WWE Network Launch: All The Key Questions Answered

The WWE Network launched in the United States on 2/24/2014.  For $9.99/month and a six-month subscription, WWE Fans can access…

Chris Harrington

Contributor

WWE.com

WWE.com

The WWE Network launched in the United States on 2/24/2014.  For $9.99/month and a six-month subscription, WWE Fans can access the over-the-top service to watch a live streaming channel along with thousands of hours of video-on-demand content.  Going forward all 2014 WWE PPVs will be airing live on the WWE Network including the annual juggernaut Wrestlemania.  The WWE Network is being supported across a number of devices and apps including many modern gaming console (XBox360 and PS4), streaming devices (Roku and AppleTV), mobile (both iPhones and Android devices) and desktop/laptops/tablet computers.  Speculation about the WWE Network has been building for years, and has reached a fevered pitch since the official announcement in Las Vegas less than two months ago.

Now that the WWE Network has finally launched, we have the opportunity to examine how it went, and look closely at a few early datapoints that give us a good read on how signups for this important venture are progressing.

 

Q: How did it go on launch day?

The simplest word to use is: bumpy.

Between 8 AM and 9 AM EST, over twelve thousand customers were able sign up. Then, right at the announced “launch hour”, the servers crashed. For over four hours, people could not sign up for the network. Things started working again between 1 PM and 2 PM, and there was a flood of “catch up” subscriptions totaling more than seventy-thousand customers. Things slowed down between 2 PM to 4 PM when the rate of new customers joining steadied to over twenty-thousand customers per hour.

 

Q: What happened?

 WWE pointed the finger at squarely at their technology partner, Major League Baseball Advanced Media. From articles in the NYPost, Variety and Deadline:

 “Major League Baseball Advanced Media (MLBAM), WWE’s technology partner, was overwhelmed and their systems have been unable to process most orders since 9 a.m. due to demand for WWE Network,” the company said in a statement.“MLBAM has been working aggressively to resolve this issue,” it added.

 According to MLBAM, the initial demand at 9 a.m. Eastern exceeded anything the company had seen in its 14-year e-commerce history and overloaded the company’s processing system. Reps for WWE and MLBAM said all issues were resolved by mid-afternoon Eastern time

When WWE decided to go “over-the-top” (an online service, similar to Netflix or Hulu), they needed to work with both an experienced streaming and billing company (MLBAM) and a Customer Service firm (Harte Hanks). They also took on a lot of risk because customers weren’t ordering a basic or premium channel for their traditional cable or satellite system. Instead, most customers needed to sign up directly through WWE.com to obtain access. In this way WWE can retain the majority of the billing fees instead of having to split them with multi-channel video programming distributors. But, as they’ve experienced, this also meant they have to handle the infrastructure and customer service concerns. No doubt Harte Hanks is earning their keep trying to pacify frustrated WWE fans throughout this week.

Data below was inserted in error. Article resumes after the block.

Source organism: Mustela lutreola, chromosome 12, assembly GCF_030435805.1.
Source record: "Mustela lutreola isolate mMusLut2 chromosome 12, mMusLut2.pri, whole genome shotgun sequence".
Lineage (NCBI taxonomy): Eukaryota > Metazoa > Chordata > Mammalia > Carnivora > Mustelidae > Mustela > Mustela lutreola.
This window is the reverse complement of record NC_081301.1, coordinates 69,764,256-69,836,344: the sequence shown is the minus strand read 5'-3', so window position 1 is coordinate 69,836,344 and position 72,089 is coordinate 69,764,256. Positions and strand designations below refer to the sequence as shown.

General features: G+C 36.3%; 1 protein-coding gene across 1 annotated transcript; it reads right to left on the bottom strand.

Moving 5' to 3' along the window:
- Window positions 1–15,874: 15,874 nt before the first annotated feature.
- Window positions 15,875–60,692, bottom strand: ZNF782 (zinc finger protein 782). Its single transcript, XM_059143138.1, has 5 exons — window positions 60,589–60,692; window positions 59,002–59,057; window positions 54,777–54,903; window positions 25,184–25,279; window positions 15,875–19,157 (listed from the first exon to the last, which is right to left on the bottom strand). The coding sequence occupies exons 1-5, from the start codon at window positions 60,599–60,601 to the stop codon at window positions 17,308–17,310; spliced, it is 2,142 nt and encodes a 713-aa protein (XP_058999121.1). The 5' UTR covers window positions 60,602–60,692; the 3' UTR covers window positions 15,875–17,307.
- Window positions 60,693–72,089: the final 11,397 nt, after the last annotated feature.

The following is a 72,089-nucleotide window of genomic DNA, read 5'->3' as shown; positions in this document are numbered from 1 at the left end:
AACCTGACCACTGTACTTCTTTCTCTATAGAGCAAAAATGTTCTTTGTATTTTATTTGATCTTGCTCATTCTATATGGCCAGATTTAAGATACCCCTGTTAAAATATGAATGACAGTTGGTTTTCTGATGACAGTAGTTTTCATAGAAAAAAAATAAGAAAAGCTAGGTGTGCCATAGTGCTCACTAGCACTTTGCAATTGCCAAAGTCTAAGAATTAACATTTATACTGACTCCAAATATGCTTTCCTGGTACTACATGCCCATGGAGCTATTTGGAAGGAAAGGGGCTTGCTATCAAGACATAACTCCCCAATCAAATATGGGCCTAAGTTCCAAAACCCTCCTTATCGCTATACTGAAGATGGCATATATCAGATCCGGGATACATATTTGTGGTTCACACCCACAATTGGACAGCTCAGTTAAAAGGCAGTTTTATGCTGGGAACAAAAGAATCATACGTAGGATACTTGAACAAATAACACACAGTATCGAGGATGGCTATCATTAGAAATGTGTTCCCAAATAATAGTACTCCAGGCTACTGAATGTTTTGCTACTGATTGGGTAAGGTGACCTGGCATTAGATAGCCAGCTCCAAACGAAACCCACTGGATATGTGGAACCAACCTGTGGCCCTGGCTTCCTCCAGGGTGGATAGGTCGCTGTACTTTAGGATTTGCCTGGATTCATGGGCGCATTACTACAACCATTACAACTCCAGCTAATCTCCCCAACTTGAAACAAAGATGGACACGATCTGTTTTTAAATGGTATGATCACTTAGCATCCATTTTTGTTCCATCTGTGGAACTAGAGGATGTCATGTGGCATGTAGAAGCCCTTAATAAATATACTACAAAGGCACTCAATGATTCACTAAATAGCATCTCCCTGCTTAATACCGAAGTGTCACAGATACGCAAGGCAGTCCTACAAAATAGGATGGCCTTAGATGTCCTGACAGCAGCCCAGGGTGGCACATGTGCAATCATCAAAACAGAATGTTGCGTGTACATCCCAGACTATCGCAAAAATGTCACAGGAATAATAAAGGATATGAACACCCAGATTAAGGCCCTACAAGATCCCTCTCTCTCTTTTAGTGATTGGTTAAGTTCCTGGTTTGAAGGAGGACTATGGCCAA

Q: How do we know how many people signed up?

 When customers signed up for either the one-week free trial or the full 6-month subscription commitment, WWE would send them a “WWE Network Purchase Confirmation” email. This email included a “Order Number” which appears to have been sequential. By tracking the email timestamps and the order numbers, we were able to track the growth of WWE Network subscriptions and trials. However, shortly after 4 PM EST, it appears that WWE removed these “Order Number” from the email confirmations.

Created for this article by Chris Harrington

Analysis by Chris Harrington

We tracked over 133,500 subscribers between 8 AM and 4 PM.

  • We estimate that between 8 AM and 9 AM (before sign-up service was officially online), over 12,000 people signed up for the WWE Network.
  • By 2 PM, more than 70,500 people additional people had signed up. Most of these subscriptions were processed between 1 PM and 2 PM, though this likely represented a huge backlog of customers.
  • Between 2 PM and 3 PM, about 28,000 new subscribers joined.
  • Between 3 PM and 4:15 PM, about 23,000 new subscribers joined.

Unfortunately, our data cuts out just when things get interesting. People came home from work and school. Monday Night Raw spent the entire show promoting the WWE Network launch. We don’t have a good sense what happened during that time.

After about 2 PM, the service seemed to be averaging about 25,000 sign-ups per hour. If we extrapolate from where our dataset ends until about Midnight EST, that would land around 330,000 subscriptions and free trials for the WWE Network through WWE.com on launch day.

 However, we don’t really if that estimate is high or low. Numerous people have complained about spotty video-on-demand access or problems with Apps on gaming consoles like XBOX 360 or PS4. Did word-of-mouth keep some customers away? Or did sign-ups accelerate during the three-hour Raw episode? Until WWE releases numbers, we really won’t know for certain.

As expected, a lot of the first-day signups were hardcore fans. Since international roll-out for the WWE Network isn’t scheduled until late 2014/early 2015, many international fans used a variety of workarounds and billing loopholes so they access the WWE Network.

 

Q: How is WWE reacting to non-US customers using their service?

 There’s no official statement from WWE on the subject, but it’s logical to believe they’re of two distinct mindsets.

On one hand, WWE really wants to the WWE Network is succeed. It’s generated enormous publicity for the company, and WWE really hopes that it will translate into a reconnection with more lapsed and casual fans. WWE figures that they need at least a million subscribers just to break-even on the project, so a strong shot right out of the gate was important to the company. International users help prop up that number, and unless they pose huge billing problems or specific legal issues crop up, WWE is likely to turn a blind-eye to international users that have found a way to sign-up for the WWE Network through the WWE.com website. It’s really questionable whether WWE could even isolate them if they really wanted it.